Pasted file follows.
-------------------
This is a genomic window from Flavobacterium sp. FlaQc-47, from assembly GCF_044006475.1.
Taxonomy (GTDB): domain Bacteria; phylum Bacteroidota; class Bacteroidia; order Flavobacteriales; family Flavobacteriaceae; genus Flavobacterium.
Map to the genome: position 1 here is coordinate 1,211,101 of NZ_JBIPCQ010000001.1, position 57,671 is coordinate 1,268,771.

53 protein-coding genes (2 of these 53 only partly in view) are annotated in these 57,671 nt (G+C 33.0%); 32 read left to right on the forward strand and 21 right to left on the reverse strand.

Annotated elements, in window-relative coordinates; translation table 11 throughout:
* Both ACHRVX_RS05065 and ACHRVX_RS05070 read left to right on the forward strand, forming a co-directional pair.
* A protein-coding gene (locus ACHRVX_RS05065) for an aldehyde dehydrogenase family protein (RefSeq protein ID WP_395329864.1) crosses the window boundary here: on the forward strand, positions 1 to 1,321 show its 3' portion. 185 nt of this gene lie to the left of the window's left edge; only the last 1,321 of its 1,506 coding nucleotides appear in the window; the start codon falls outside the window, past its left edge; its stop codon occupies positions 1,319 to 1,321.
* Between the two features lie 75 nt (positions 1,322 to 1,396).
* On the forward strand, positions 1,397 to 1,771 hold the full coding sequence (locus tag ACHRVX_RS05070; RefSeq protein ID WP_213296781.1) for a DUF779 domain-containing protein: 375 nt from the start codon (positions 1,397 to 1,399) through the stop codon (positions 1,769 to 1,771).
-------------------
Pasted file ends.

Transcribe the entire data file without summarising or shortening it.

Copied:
This is a genomic window from Flavobacterium sp. FlaQc-47, from assembly GCF_044006475.1.
Taxonomy (GTDB): domain Bacteria; phylum Bacteroidota; class Bacteroidia; order Flavobacteriales; family Flavobacteriaceae; genus Flavobacterium.
Map to the genome: position 1 here is coordinate 1,211,101 of NZ_JBIPCQ010000001.1, position 57,671 is coordinate 1,268,771.

53 protein-coding genes (2 of these 53 only partly in view) are annotated in these 57,671 nt (G+C 33.0%); 32 read left to right on the forward strand and 21 right to left on the reverse strand.

Annotated elements, in window-relative coordinates; translation table 11 throughout:
* Both ACHRVX_RS05065 and ACHRVX_RS05070 read left to right on the forward strand, forming a co-directional pair.
* A protein-coding gene (locus ACHRVX_RS05065) for an aldehyde dehydrogenase family protein (RefSeq protein ID WP_395329864.1) crosses the window boundary here: on the forward strand, positions 1 to 1,321 show its 3' portion. 185 nt of this gene lie to the left of the window's left edge; only the last 1,321 of its 1,506 coding nucleotides appear in the window; the start codon falls outside the window, past its left edge; its stop codon occupies positions 1,319 to 1,321.
* Between the two features lie 75 nt (positions 1,322 to 1,396).
* On the forward strand, positions 1,397 to 1,771 hold the full coding sequence (locus tag ACHRVX_RS05070; RefSeq protein ID WP_213296781.1) for a DUF779 domain-containing protein: 375 nt from the start codon (positions 1,397 to 1,399) through the stop codon (positions 1,769 to 1,771).